This Thursday, NASA will kick off the largest aerial survey ever undertaken of Earth’s polar regions. The effort will help fill a multi-year gap between the satellite missions that usually track changes in ice, and should also help scientists understand how the changing ice sheets might contribute to sea level rise around the world.
The huge endeavor, named “Operation Ice Bridge,” will be done from NASA’s DC-8 airborne laboratory. The aircraft carries laser mapping and gravity instruments as well as radar to peer down into the ice sheets. About 50 scientists and support staff are slated to take part in the 17 flights over Antarctica during the next six years, starting from a base at Punta Arenas, Chile.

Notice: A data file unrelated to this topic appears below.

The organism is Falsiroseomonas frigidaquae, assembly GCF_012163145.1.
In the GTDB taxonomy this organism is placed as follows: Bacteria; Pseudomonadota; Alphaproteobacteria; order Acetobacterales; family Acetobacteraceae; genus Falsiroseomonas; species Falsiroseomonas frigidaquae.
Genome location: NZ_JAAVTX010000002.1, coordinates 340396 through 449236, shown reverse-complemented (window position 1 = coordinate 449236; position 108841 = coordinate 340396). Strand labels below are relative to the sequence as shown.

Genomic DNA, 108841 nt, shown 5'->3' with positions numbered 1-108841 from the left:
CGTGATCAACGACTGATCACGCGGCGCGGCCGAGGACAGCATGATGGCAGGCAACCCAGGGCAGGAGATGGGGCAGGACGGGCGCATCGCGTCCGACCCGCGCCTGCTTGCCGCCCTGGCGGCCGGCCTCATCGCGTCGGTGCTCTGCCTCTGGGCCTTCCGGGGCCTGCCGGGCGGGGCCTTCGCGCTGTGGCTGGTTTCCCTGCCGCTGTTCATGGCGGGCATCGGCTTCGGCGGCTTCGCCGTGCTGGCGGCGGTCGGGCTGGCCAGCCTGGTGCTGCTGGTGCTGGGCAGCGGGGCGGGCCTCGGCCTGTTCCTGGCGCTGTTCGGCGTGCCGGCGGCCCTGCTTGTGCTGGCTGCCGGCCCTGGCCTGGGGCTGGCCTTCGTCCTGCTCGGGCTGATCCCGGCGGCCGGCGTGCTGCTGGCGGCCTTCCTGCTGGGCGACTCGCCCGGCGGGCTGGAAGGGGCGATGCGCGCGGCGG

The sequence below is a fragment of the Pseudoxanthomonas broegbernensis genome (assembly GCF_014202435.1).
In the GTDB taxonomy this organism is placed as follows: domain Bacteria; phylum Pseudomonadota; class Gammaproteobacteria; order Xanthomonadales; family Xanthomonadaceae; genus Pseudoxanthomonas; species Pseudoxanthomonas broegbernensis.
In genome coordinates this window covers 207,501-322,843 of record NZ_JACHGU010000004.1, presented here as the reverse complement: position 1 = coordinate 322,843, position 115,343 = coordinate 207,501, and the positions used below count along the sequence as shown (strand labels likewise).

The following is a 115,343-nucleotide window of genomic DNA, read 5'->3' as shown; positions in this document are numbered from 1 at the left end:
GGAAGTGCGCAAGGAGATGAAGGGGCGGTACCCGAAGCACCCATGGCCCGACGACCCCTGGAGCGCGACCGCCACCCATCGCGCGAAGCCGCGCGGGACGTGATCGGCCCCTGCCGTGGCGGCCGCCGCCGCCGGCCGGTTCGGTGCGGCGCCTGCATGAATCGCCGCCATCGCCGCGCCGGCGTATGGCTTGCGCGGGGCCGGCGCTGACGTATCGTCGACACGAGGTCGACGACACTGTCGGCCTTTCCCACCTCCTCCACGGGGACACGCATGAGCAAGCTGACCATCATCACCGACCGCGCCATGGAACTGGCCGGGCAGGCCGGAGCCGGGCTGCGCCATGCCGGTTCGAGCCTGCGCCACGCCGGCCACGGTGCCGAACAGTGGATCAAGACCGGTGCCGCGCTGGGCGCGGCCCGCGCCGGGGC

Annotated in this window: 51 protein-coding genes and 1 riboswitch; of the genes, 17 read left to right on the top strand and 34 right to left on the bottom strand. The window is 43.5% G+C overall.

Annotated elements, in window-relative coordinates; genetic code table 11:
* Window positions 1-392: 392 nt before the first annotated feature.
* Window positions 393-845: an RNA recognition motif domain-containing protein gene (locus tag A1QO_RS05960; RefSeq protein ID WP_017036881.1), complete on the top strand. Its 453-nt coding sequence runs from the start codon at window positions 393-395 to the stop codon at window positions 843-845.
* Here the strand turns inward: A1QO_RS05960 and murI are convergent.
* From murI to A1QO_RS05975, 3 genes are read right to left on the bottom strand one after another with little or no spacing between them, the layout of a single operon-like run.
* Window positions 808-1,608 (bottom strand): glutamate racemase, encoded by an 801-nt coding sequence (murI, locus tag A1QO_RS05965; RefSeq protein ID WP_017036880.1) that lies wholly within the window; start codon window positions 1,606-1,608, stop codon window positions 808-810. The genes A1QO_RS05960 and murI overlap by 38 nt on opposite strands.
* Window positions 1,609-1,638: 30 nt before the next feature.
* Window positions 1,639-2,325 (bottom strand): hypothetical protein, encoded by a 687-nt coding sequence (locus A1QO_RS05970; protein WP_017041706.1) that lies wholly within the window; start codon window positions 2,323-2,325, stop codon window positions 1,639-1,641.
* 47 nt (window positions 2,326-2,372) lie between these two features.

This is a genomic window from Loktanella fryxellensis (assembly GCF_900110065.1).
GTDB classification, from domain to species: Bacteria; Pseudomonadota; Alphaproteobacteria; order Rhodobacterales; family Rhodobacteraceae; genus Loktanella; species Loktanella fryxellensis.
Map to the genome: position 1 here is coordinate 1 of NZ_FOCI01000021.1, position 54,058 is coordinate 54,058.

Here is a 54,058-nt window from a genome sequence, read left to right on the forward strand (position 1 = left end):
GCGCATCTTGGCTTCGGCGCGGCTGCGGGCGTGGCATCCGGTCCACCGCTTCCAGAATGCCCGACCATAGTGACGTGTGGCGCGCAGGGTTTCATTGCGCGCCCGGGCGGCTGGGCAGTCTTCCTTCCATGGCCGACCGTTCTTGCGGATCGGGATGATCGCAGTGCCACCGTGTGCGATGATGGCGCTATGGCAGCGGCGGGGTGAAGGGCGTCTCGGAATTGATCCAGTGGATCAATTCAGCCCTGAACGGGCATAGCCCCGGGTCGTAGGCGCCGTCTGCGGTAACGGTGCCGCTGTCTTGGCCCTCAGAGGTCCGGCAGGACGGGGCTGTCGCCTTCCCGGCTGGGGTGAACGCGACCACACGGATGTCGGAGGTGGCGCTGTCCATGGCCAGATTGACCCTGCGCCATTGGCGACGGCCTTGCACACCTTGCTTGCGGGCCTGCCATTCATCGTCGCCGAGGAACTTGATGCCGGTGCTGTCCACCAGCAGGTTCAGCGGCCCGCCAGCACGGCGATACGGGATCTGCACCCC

ICESat-I has used a laser altimeter to take time-series measurements of changes in sea ice thickness at the polar climates. But the end of the mission sometime this year would have left NASA without such valuable data until the launch of ICESat-II in 2014 or 2015.
Other targets for the aerial survey besides Antarctica include Greenland, Alaskan glaciers, and Arctic sea ice.
[via Agence France-Presse]